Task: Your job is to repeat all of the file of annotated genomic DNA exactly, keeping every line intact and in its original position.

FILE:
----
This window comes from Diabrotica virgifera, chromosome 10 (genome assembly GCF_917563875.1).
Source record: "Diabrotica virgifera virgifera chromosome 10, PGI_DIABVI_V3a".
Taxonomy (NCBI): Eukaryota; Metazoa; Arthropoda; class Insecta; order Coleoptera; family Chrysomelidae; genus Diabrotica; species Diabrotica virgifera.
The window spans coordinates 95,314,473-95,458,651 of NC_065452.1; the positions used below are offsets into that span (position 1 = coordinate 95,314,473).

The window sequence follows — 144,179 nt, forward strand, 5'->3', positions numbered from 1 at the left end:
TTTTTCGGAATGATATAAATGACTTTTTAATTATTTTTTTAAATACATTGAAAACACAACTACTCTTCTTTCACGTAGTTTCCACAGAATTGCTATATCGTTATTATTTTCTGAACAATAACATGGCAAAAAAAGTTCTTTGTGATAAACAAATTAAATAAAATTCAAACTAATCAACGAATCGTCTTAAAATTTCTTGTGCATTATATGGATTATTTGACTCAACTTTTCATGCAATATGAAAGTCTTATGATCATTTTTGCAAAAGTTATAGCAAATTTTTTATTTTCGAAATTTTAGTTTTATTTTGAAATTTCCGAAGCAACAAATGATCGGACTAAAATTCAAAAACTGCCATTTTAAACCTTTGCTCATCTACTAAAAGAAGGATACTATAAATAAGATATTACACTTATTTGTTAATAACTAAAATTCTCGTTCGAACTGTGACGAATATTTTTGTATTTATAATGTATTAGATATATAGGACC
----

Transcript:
This window comes from Diabrotica virgifera, chromosome 10 (genome assembly GCF_917563875.1).
Source record: "Diabrotica virgifera virgifera chromosome 10, PGI_DIABVI_V3a".
Taxonomy (NCBI): Eukaryota; Metazoa; Arthropoda; class Insecta; order Coleoptera; family Chrysomelidae; genus Diabrotica; species Diabrotica virgifera.
The window spans coordinates 95,314,473-95,458,651 of NC_065452.1; the positions used below are offsets into that span (position 1 = coordinate 95,314,473).

The window sequence follows — 144,179 nt, forward strand, 5'->3', positions numbered from 1 at the left end:
TTTTTCGGAATGATATAAATGACTTTTTAATTATTTTTTTAAATACATTGAAAACACAACTACTCTTCTTTCACGTAGTTTCCACAGAATTGCTATATCGTTATTATTTTCTGAACAATAACATGGCAAAAAAAGTTCTTTGTGATAAACAAATTAAATAAAATTCAAACTAATCAACGAATCGTCTTAAAATTTCTTGTGCATTATATGGATTATTTGACTCAACTTTTCATGCAATATGAAAGTCTTATGATCATTTTTGCAAAAGTTATAGCAAATTTTTTATTTTCGAAATTTTAGTTTTATTTTGAAATTTCCGAAGCAACAAATGATCGGACTAAAATTCAAAAACTGCCATTTTAAACCTTTGCTCATCTACTAAAAGAAGGATACTATAAATAAGATATTACACTTATTTGTTAATAACTAAAATTCTCGTTCGAACTGTGACGAATATTTTTGTATTTATAATGTATTAGATATATAGGACC